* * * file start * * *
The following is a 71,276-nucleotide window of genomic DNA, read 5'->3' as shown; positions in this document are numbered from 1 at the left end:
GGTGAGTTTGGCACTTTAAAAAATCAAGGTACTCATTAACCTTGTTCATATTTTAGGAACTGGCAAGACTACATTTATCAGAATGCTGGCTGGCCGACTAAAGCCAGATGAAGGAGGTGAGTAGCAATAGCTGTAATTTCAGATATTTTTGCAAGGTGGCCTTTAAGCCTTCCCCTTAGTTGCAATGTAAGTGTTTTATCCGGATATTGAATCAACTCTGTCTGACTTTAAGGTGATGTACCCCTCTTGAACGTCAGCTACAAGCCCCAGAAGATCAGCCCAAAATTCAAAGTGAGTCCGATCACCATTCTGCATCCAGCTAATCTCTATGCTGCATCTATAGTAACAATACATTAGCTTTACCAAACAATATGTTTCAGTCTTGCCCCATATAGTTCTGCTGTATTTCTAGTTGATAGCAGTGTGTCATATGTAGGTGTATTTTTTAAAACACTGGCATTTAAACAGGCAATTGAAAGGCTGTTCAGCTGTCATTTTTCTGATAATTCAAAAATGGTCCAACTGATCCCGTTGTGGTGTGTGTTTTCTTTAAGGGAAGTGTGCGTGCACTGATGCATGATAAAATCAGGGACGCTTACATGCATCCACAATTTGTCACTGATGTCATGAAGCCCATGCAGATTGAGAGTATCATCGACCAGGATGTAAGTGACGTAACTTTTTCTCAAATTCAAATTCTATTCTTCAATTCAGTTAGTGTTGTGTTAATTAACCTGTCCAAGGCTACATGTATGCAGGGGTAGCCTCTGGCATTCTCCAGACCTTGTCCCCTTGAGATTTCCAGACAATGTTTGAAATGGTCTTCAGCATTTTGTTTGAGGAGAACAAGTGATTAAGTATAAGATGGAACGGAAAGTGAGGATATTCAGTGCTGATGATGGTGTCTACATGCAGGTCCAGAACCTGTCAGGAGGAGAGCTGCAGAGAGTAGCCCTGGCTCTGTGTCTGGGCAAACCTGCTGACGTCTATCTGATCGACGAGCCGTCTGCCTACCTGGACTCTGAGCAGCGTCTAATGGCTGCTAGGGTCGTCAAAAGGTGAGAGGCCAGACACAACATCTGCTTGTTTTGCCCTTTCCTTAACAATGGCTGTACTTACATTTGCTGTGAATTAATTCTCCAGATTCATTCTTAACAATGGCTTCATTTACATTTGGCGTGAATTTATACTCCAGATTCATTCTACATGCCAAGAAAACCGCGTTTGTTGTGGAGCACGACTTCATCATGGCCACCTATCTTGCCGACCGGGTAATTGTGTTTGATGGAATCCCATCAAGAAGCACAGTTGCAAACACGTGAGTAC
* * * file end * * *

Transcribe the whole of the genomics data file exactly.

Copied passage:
The following is a 71,276-nucleotide window of genomic DNA, read 5'->3' as shown; positions in this document are numbered from 1 at the left end:
GGTGAGTTTGGCACTTTAAAAAATCAAGGTACTCATTAACCTTGTTCATATTTTAGGAACTGGCAAGACTACATTTATCAGAATGCTGGCTGGCCGACTAAAGCCAGATGAAGGAGGTGAGTAGCAATAGCTGTAATTTCAGATATTTTTGCAAGGTGGCCTTTAAGCCTTCCCCTTAGTTGCAATGTAAGTGTTTTATCCGGATATTGAATCAACTCTGTCTGACTTTAAGGTGATGTACCCCTCTTGAACGTCAGCTACAAGCCCCAGAAGATCAGCCCAAAATTCAAAGTGAGTCCGATCACCATTCTGCATCCAGCTAATCTCTATGCTGCATCTATAGTAACAATACATTAGCTTTACCAAACAATATGTTTCAGTCTTGCCCCATATAGTTCTGCTGTATTTCTAGTTGATAGCAGTGTGTCATATGTAGGTGTATTTTTTAAAACACTGGCATTTAAACAGGCAATTGAAAGGCTGTTCAGCTGTCATTTTTCTGATAATTCAAAAATGGTCCAACTGATCCCGTTGTGGTGTGTGTTTTCTTTAAGGGAAGTGTGCGTGCACTGATGCATGATAAAATCAGGGACGCTTACATGCATCCACAATTTGTCACTGATGTCATGAAGCCCATGCAGATTGAGAGTATCATCGACCAGGATGTAAGTGACGTAACTTTTTCTCAAATTCAAATTCTATTCTTCAATTCAGTTAGTGTTGTGTTAATTAACCTGTCCAAGGCTACATGTATGCAGGGGTAGCCTCTGGCATTCTCCAGACCTTGTCCCCTTGAGATTTCCAGACAATGTTTGAAATGGTCTTCAGCATTTTGTTTGAGGAGAACAAGTGATTAAGTATAAGATGGAACGGAAAGTGAGGATATTCAGTGCTGATGATGGTGTCTACATGCAGGTCCAGAACCTGTCAGGAGGAGAGCTGCAGAGAGTAGCCCTGGCTCTGTGTCTGGGCAAACCTGCTGACGTCTATCTGATCGACGAGCCGTCTGCCTACCTGGACTCTGAGCAGCGTCTAATGGCTGCTAGGGTCGTCAAAAGGTGAGAGGCCAGACACAACATCTGCTTGTTTTGCCCTTTCCTTAACAATGGCTGTACTTACATTTGCTGTGAATTAATTCTCCAGATTCATTCTTAACAATGGCTTCATTTACATTTGGCGTGAATTTATACTCCAGATTCATTCTACATGCCAAGAAAACCGCGTTTGTTGTGGAGCACGACTTCATCATGGCCACCTATCTTGCCGACCGGGTAATTGTGTTTGATGGAATCCCATCAAGAAGCACAGTTGCAAACACGTGAGTAC